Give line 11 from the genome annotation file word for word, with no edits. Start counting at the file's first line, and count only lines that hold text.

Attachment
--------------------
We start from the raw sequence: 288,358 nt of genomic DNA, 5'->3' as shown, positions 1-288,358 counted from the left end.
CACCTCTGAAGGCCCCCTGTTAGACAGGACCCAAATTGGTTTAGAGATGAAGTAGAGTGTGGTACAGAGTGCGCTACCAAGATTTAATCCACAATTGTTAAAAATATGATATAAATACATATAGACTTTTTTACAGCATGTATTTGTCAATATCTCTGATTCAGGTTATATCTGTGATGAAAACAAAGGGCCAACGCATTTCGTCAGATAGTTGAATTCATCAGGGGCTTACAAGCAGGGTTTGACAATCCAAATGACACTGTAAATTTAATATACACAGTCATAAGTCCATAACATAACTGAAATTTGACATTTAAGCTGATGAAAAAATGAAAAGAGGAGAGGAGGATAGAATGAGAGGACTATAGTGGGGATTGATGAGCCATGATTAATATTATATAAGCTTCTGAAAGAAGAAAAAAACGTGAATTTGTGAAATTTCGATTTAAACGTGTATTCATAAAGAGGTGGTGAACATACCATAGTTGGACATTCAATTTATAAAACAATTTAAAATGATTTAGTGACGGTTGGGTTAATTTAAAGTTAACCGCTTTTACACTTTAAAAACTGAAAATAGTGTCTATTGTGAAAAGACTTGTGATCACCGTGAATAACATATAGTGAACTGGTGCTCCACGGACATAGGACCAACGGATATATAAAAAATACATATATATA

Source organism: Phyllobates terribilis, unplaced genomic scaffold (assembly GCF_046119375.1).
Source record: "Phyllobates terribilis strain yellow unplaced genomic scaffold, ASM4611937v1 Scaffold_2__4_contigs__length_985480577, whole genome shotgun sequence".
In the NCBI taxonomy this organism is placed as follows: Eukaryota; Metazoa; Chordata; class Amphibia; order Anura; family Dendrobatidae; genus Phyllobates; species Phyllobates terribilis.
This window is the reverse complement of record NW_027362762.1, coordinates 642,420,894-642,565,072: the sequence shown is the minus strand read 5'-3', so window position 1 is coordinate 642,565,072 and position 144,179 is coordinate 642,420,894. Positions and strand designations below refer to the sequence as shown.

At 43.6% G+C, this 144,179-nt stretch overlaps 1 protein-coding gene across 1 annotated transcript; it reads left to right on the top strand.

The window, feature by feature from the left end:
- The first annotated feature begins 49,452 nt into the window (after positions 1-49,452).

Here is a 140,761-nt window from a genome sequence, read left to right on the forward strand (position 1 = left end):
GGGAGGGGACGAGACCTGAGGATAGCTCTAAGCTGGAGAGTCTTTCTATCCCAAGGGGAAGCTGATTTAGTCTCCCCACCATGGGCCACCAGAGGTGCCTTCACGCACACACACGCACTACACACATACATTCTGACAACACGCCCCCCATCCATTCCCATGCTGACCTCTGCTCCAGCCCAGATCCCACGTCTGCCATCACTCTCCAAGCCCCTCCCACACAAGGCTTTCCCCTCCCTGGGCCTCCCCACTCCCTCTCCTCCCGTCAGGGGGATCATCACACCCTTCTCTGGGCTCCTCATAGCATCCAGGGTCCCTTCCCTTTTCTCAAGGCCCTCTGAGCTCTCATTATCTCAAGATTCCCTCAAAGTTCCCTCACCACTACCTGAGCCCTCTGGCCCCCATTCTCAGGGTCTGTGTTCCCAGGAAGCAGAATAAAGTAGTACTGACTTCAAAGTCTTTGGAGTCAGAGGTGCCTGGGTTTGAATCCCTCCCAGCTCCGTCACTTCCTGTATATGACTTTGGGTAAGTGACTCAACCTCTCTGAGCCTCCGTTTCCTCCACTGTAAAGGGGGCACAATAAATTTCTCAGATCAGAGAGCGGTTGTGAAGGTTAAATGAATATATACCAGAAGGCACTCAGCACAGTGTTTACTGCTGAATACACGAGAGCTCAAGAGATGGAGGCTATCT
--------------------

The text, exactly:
GGGAGGGGACGAGACCTGAGGATAGCTCTAAGCTGGAGAGTCTTTCTATCCCAAGGGGAAGCTGATTTAGTCTCCCCACCATGGGCCACCAGAGGTGCCTTCACGCACACACACGCACTACACACATACATTCTGACAACACGCCCCCCATCCATTCCCATGCTGACCTCTGCTCCAGCCCAGATCCCACGTCTGCCATCACTCTCCAAGCCCCTCCCACACAAGGCTTTCCCCTCCCTGGGCCTCCCCACTCCCTCTCCTCCCGTCAGGGGGATCATCACACCCTTCTCTGGGCTCCTCATAGCATCCAGGGTCCCTTCCCTTTTCTCAAGGCCCTCTGAGCTCTCATTATCTCAAGATTCCCTCAAAGTTCCCTCACCACTACCTGAGCCCTCTGGCCCCCATTCTCAGGGTCTGTGTTCCCAGGAAGCAGAATAAAGTAGTACTGACTTCAAAGTCTTTGGAGTCAGAGGTGCCTGGGTTTGAATCCCTCCCAGCTCCGTCACTTCCTGTATATGACTTTGGGTAAGTGACTCAACCTCTCTGAGCCTCCGTTTCCTCCACTGTAAAGGGGGCACAATAAATTTCTCAGATCAGAGAGCGGTTGTGAAGGTTAAATGAATATATACCAGAAGGCACTCAGCACAGTGTTTACTGCTGAATACACGAGAGCTCAAGAGATGGAGGCTATCT